What is a blood clot?

Blood clots are gel-like collections of blood that form in your veins or arteries when blood changes from liquid to partially solid. When you hurt yourself, clotting can stop your body from bleeding too much. It is a body function that can help in certain situations. But blood clots that form in some places can be dangerous.

A blood clot may stay in one spot (called thrombosis) or move through the body (called embolism). The symptoms of a blood clot, and the recommended treatment, depend on where a clot forms in your body and how much damage it could cause. Knowing the most common blood clot signs and risk factors can help you spot or even prevent this potentially life-threatening condition.

Which blood clots pose the most health risk?

Blood clots that form in arteries or veins can be serious. It is important to seek healthcare immediately if you suspect a blood clot.

A clot that forms in one of your body’s larger veins is called a deep vein thrombosis (DVT). A stationary blood clot, or one that stays in place, may not hurt you. A blood clot that dislodges and begins moving through the bloodstream can be harmful.

One of the most pressing blood clot concerns is when a DVT makes its way to your lungs and gets stuck. This condition, called pulmonary embolism, can stop blood from flowing and the results can be very serious, even fatal.

Who is most at risk for blood clots?

Several factors contribute developing a blood clot. Some definite risk factors put certain people at higher risk for developing a blood clot.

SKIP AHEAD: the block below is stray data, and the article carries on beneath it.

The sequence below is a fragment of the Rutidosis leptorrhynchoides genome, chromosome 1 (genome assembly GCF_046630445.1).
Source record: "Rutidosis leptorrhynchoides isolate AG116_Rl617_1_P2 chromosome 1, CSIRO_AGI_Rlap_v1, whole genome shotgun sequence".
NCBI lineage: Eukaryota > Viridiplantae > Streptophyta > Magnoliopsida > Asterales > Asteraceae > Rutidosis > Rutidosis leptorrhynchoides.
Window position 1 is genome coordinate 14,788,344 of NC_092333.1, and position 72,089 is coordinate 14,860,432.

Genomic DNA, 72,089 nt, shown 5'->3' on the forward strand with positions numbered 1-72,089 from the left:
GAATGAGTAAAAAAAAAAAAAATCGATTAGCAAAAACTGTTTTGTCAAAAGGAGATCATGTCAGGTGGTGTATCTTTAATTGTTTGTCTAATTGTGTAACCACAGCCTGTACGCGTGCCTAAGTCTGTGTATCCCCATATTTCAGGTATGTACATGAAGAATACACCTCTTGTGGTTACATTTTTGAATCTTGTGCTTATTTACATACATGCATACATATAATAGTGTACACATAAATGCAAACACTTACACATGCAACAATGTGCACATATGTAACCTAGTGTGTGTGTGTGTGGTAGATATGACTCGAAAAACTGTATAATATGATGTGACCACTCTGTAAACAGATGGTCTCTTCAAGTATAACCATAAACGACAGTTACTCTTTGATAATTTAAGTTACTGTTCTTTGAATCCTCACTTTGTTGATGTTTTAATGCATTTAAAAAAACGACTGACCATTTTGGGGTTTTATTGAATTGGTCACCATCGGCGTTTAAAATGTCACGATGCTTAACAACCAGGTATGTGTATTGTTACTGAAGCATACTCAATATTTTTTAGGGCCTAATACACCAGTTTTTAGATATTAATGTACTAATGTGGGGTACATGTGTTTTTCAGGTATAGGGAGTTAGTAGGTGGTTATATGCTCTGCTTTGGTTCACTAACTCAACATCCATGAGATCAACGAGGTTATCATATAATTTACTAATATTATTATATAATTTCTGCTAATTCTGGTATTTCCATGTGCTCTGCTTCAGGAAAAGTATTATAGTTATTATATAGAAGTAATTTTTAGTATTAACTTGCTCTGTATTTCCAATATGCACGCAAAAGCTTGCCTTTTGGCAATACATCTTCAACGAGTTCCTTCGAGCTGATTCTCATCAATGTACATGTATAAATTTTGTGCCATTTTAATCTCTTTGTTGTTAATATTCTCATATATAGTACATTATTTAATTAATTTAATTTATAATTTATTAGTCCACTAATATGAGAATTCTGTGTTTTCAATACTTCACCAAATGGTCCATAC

Blood clots become more common as people get older, especially over age 65. Long hospital stays and trauma may significantly increase your risk of blood clots.

Other factors can increase your risk to a lesser degree. You might be more at risk if you:

  • Take birth control pills or hormone supplements.
  • Are overweight or obese.
  • Are pregnant.
  • Live a sedentary (or inactive) lifestyle.
  • Smoke cigarettes.
  • Have cancer, or have been treated for cancer.
  • Have a family history of blood clots.
  • Have had recent surgery or prolonged immobilization.

What are the most common symptoms of a blood clot?

Blood clot symptoms will depend on where a clot forms in your body. Some people may experience no symptoms at all. Blood clots can occur in the:

  • Abdomen: Blood clots in the belly area can cause pain or nausea and vomiting.
  • Arms or legs: A blood clot in the leg or arm may feel painful or tender to the touch. Swelling, redness, and warmth are other common signs of blood clots.
  • Brain: Blood clots in the brain (strokes) can cause a range of symptoms, depending which part of the brain they affect. These clots may cause problems speaking or seeing. Sometimes, they cause seizures.
  • Heart or lungs: A blood clot in the heart will cause symptoms of a heart attack such as crushing chest pain, sweating, pain traveling down the left arm, and/or shortness of breath. A blood clot in the lungs can cause chest pain, difficulty breathing, and sometimes can lead to coughing up blood.
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